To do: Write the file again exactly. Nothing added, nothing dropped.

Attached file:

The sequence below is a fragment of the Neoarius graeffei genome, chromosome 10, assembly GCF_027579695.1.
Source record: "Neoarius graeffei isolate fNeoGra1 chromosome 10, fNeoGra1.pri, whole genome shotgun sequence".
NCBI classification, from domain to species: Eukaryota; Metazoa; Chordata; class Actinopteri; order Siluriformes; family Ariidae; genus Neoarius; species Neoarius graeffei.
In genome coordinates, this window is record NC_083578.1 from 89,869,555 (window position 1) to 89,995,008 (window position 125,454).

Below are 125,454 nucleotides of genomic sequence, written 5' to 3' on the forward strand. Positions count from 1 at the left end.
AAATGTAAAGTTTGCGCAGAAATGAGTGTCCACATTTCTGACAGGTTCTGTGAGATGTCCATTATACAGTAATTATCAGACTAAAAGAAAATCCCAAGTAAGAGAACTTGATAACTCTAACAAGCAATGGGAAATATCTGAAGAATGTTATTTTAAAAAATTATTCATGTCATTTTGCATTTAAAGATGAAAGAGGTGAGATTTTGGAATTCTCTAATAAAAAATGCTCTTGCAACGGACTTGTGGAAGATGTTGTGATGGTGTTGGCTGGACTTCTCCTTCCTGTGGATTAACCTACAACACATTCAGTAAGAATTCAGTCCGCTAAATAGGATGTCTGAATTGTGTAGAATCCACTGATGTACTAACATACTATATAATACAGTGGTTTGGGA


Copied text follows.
The sequence below is a fragment of the Neoarius graeffei genome, chromosome 10, assembly GCF_027579695.1.
Source record: "Neoarius graeffei isolate fNeoGra1 chromosome 10, fNeoGra1.pri, whole genome shotgun sequence".
NCBI classification, from domain to species: Eukaryota; Metazoa; Chordata; class Actinopteri; order Siluriformes; family Ariidae; genus Neoarius; species Neoarius graeffei.
In genome coordinates, this window is record NC_083578.1 from 89,869,555 (window position 1) to 89,995,008 (window position 125,454).

Below are 125,454 nucleotides of genomic sequence, written 5' to 3' on the forward strand. Positions count from 1 at the left end.
AAATGTAAAGTTTGCGCAGAAATGAGTGTCCACATTTCTGACAGGTTCTGTGAGATGTCCATTATACAGTAATTATCAGACTAAAAGAAAATCCCAAGTAAGAGAACTTGATAACTCTAACAAGCAATGGGAAATATCTGAAGAATGTTATTTTAAAAAATTATTCATGTCATTTTGCATTTAAAGATGAAAGAGGTGAGATTTTGGAATTCTCTAATAAAAAATGCTCTTGCAACGGACTTGTGGAAGATGTTGTGATGGTGTTGGCTGGACTTCTCCTTCCTGTGGATTAACCTACAACACATTCAGTAAGAATTCAGTCCGCTAAATAGGATGTCTGAATTGTGTAGAATCCACTGATGTACTAACATACTATATAATACAGTGGTTTGGGA